Cat-flections on Municipal Data Maturity

When mySidewalk was asked to lead a roundtable discussion with the future city managers of Colorado about data in municipal government, we knew the topic of discussion should be data maturity. Data in government is a complicated and sometimes emotional topic. It holds both the promise of truth and efficiency, while also the fear of organizational change and brutal honesty. Such hard conversations require cats.

But who better to learn from than emerging managers? They are in the unique position of observing the successes and struggles of past generations while shaping their careers in bold new ways. Harnessing data to make decisions and policy is one of those ways. Their understanding of data, how it can be used, and how it can help cities function better, underscores the foundation of a developing model for the future of data’s role in governance. It’s important to ask them: Are our governments using data well and how do they see that changing in the future?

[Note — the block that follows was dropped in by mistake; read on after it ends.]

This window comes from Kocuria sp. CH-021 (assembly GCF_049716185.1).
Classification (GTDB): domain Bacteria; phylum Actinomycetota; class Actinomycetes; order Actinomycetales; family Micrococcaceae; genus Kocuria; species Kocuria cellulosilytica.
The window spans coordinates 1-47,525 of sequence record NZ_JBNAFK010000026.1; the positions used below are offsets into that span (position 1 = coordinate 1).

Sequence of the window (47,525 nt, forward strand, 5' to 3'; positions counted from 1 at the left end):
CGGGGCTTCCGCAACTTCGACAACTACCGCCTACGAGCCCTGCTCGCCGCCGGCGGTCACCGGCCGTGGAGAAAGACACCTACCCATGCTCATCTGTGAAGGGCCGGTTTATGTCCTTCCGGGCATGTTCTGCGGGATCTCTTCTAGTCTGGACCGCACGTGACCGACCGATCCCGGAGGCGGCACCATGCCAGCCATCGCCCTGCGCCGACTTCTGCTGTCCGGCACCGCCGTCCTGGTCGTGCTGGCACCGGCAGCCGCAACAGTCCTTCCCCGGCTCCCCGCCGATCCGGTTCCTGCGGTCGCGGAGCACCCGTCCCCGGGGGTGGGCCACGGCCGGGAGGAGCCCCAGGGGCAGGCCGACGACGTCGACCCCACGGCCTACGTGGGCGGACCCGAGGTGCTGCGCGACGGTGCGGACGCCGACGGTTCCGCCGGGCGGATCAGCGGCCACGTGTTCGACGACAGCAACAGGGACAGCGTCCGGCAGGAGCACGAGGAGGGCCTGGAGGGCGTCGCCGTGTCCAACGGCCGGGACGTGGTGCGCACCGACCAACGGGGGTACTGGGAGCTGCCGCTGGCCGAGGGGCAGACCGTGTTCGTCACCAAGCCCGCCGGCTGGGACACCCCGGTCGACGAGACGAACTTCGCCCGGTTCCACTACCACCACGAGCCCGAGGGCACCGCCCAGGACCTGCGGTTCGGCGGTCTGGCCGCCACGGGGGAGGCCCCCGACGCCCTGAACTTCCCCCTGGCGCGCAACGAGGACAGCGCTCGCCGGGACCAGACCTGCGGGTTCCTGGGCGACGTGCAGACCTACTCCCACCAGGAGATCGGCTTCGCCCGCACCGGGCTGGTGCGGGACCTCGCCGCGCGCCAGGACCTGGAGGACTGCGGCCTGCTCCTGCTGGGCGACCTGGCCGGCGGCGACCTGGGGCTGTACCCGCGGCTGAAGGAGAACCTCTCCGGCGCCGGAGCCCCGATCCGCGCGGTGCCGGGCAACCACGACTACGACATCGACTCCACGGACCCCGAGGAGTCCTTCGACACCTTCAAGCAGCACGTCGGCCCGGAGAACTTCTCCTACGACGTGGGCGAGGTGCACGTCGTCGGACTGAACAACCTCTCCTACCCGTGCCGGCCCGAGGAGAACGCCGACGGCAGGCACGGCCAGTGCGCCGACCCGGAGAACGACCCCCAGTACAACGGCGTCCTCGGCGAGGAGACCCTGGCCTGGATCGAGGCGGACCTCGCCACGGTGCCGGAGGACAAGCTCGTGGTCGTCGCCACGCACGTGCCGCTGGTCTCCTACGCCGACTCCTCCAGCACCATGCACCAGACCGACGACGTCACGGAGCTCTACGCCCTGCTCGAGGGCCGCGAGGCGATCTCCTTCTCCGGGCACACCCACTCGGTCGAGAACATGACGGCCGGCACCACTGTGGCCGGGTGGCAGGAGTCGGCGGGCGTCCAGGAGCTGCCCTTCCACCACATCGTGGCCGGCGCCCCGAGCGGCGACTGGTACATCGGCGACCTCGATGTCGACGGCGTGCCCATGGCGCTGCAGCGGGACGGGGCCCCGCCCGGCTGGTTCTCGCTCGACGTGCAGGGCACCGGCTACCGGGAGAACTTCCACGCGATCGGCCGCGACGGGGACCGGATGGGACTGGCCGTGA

Our roundtable included leaders from cities with sphynx-like data maturity — who have been at the heart of improving data every day to scrappy, street cat-like managers that have struggled to make data a priority. To start the round table we asked participants to rate, from ad-hoc to optimizing, their organization’s data maturity across 4 categories: leadership, action, accessibility, and transparency.

*Levels of data maturity inspired by “   The State of Performance Analytics in Local Government   ” by Kevin Desouza, et al. 2017